New Hampshire and Maine Fishing Report – June 28, 2018

Scott Parker with a 40″ striper taken on live mackerel with Seacoast NH Sportfishing of Rye NH. It was one of 25 released on Sunday, June 23.

As befitting the quintessential American holiday, there will be fireworks this week but thanks to better bass fishing they may not be reserved for just the skies!

New Hampshire Fishing Report

Captain Jon Tregea of Sea Run Charters had a dizzying fishing schedule during the past week which speaks highly about the local fishing opportunities. First up was putting a charter which simply wanted action into non-stop surface feeds primarily at the mouth of the Oyster River. Paddletail shad baits were what those schoolies wanted! Fresh from getting word that the squid were in among the lit areas of the Piscataqua River, he employed pink Slug-Gos and crushed calamari-craving cows among fish-holding rips at low light. A mackerel run revealed few mackerel but plenty of pollock. The keeper-plus stripers looking for a snack among the Little Bay Bridge in the Piscataqua River proved impossible to ignore those pollock!

Chad from Dover Marine said that there have been bass up to 40” pulled out of the Piscataqua River on mackerel and pollock. He also heard a lot about striper success in Little Bay. Wallis Sands Beach as well as Rye Beach are now featuring a chunk/bait-from-shore bite. The only tuna word he knows of is that the “stick boats” are now getting them. Anglers looking for mackerel are increasingly jigging up squid close to the coast.

Jason from Suds ‘N Soda said that he’s selling a lot of eels to anglers fishing the night shift in Hampton River and the Piscataqua River. Mackerel and pollock trolled in deep water over humps towards the Isle of Shoals are catching some of the nicer bass off New Hampshire, up to 44”, 32 pounds! As for lures, the Daddy Mac RD Bomb is killing it and hard to keep in stock, according to Jason.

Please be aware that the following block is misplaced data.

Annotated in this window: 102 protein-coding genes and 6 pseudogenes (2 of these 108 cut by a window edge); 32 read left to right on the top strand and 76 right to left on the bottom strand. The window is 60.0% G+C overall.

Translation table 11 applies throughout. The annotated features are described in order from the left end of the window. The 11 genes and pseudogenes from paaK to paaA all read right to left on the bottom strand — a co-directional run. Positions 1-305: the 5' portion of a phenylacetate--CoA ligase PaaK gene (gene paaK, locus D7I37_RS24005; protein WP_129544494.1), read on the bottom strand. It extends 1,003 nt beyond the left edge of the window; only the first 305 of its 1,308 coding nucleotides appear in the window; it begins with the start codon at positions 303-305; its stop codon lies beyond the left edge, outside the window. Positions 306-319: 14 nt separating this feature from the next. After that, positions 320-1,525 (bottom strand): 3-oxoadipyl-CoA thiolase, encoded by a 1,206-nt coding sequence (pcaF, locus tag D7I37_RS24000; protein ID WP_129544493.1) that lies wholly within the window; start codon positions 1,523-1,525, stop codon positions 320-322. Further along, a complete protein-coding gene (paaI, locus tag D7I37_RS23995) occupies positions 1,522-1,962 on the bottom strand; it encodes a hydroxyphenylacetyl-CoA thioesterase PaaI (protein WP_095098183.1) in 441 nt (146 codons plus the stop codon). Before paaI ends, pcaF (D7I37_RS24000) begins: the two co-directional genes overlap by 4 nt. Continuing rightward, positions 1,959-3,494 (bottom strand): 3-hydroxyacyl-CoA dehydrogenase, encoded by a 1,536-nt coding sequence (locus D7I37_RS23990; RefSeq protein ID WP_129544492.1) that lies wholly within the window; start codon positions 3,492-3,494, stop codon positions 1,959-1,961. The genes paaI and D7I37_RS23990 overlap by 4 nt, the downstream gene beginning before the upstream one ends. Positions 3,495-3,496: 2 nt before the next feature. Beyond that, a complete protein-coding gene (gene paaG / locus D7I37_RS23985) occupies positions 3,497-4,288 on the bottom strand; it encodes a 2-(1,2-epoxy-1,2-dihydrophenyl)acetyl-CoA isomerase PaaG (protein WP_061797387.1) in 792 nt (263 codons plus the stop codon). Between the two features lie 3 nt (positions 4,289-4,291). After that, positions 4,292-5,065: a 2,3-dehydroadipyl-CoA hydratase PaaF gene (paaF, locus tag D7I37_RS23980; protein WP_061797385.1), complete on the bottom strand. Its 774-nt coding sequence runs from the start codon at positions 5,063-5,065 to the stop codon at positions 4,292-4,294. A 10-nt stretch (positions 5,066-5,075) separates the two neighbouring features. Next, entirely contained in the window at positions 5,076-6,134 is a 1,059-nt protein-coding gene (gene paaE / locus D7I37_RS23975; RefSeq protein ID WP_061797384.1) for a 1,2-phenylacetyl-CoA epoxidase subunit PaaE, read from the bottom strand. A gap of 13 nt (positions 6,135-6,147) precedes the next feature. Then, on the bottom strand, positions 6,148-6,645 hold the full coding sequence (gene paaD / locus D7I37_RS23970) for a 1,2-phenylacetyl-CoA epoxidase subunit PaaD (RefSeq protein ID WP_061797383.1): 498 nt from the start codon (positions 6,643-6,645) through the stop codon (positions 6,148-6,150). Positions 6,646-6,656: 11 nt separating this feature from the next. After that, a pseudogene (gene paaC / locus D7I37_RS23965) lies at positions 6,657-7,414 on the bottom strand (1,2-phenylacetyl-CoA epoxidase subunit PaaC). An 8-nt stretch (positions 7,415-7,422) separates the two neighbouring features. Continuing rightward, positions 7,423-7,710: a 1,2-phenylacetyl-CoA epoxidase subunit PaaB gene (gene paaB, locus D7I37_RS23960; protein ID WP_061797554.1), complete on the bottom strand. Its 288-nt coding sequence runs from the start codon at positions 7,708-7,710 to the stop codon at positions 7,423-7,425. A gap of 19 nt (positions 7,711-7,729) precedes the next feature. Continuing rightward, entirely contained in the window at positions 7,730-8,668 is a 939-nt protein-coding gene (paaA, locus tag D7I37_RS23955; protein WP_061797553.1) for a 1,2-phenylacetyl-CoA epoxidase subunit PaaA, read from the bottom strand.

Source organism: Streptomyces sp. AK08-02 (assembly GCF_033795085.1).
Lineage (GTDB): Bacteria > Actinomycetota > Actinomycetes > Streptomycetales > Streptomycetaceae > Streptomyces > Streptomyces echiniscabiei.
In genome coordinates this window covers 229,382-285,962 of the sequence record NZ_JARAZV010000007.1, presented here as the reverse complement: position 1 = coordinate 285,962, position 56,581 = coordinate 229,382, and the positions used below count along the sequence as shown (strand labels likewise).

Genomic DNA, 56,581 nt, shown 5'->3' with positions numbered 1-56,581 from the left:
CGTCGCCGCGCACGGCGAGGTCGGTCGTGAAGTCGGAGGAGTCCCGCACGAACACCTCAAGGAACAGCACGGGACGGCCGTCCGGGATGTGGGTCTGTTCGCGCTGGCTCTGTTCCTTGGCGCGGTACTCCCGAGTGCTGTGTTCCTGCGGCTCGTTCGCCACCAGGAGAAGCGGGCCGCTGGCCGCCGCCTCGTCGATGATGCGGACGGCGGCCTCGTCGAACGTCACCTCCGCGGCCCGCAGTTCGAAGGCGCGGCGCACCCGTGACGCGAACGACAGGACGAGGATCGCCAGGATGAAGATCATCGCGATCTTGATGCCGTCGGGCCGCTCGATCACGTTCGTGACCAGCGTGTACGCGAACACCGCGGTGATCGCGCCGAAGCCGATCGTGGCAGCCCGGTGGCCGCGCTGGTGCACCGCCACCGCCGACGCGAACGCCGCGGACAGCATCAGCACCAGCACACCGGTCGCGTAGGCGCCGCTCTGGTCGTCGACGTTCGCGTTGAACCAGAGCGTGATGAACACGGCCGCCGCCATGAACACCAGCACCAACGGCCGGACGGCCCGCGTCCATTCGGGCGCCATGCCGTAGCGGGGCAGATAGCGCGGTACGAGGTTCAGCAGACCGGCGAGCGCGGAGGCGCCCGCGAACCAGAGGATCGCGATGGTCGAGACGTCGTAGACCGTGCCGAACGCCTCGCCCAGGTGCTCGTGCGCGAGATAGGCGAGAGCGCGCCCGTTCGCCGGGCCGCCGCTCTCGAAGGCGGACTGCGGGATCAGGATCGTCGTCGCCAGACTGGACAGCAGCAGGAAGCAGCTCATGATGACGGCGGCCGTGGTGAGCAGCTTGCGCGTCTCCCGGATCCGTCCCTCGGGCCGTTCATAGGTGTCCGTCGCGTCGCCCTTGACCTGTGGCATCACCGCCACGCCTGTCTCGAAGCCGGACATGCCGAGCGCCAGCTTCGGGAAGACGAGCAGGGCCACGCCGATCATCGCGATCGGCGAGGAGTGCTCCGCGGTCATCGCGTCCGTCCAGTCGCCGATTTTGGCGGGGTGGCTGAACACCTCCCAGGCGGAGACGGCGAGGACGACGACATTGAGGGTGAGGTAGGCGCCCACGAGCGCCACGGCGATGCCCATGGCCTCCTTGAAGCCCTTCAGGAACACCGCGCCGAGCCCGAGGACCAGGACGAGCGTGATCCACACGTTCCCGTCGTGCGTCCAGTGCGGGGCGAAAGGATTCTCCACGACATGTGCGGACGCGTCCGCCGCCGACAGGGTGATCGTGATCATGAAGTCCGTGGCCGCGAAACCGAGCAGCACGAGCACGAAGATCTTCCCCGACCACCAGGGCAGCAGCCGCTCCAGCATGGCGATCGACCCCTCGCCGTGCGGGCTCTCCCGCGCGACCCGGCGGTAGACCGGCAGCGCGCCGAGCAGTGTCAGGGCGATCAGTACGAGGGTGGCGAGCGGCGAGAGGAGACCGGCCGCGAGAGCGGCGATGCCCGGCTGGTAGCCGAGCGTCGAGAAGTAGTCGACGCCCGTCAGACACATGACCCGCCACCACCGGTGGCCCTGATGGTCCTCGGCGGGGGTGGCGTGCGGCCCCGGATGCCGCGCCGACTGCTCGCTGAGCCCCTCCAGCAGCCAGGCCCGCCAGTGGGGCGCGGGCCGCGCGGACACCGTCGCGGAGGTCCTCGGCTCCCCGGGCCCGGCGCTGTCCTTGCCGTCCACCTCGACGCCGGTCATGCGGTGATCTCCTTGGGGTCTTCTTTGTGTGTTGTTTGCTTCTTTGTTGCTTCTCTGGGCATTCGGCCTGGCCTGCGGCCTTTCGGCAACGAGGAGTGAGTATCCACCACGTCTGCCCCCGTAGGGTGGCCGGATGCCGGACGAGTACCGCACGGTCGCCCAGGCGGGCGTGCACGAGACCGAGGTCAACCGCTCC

Southern Maine Fishing Report

Josh Thelin of All Points Fly Shop and Outfitter said that with the volume of dropback shad and river herring withering, there is less forage to keep stripers in the rivers making the mouths of rivers and rocky outcroppings better bets now in Casco Bay. He also has heard unconfirmed reports of pogies just beyond the New Hampshire/Maine border. While there have been better years for mackerel, a bumper crop of pollock are making for an interesting substitute! Most rockpiles and patches of bubbleweed harbor pollock which make for excellent big bass bait. I’m sure it won’t take much prodding to get Josh to come up with an ersatz fly which will fool those fish keying in on the pollock.

Brandy from Webhannet told me that bigger bass up to 48” long are now in residence! Not surprisingly that big fish fell for an eel. Those looking for mackerel are coming up with a rack of pollock for their jigging efforts. And all indications are that the bass don’t mind! There have even been a few bluefish caught off Parson’s Beach. Last year, Southern Maine sizzled because of big schools of pogies and there are already sightings off Newcastle. While few fish for them, flounder continue to surprise anglers fishing for bass with worms. There is one couple however who actually focus on flounder off Ogunquit and do very well. The “bycatching” of flounder is taking place off Camp Ellis, York and Kennebunk! Haddock have moved off from the closer-to-shore Tantas Ledge, however there are limits to be had among Jeffrey’s Ledge.

Fishing Forecast

Reports of squid among lit piers and bridges in the Piscatagua River changes things completely since stripers find them simply irresistible! Target rips in Little Bay and Great Bay with pink stick baits under low light conditions for a shot at a solid striper! There are rumblings of pogies already in Maine which last year resulted in stellar striped bass fishing! It’s no surprise that finding this big bass bait usually means you’ll find the big bass. What is surprising is reports of the first bluefish already of southern Maine!

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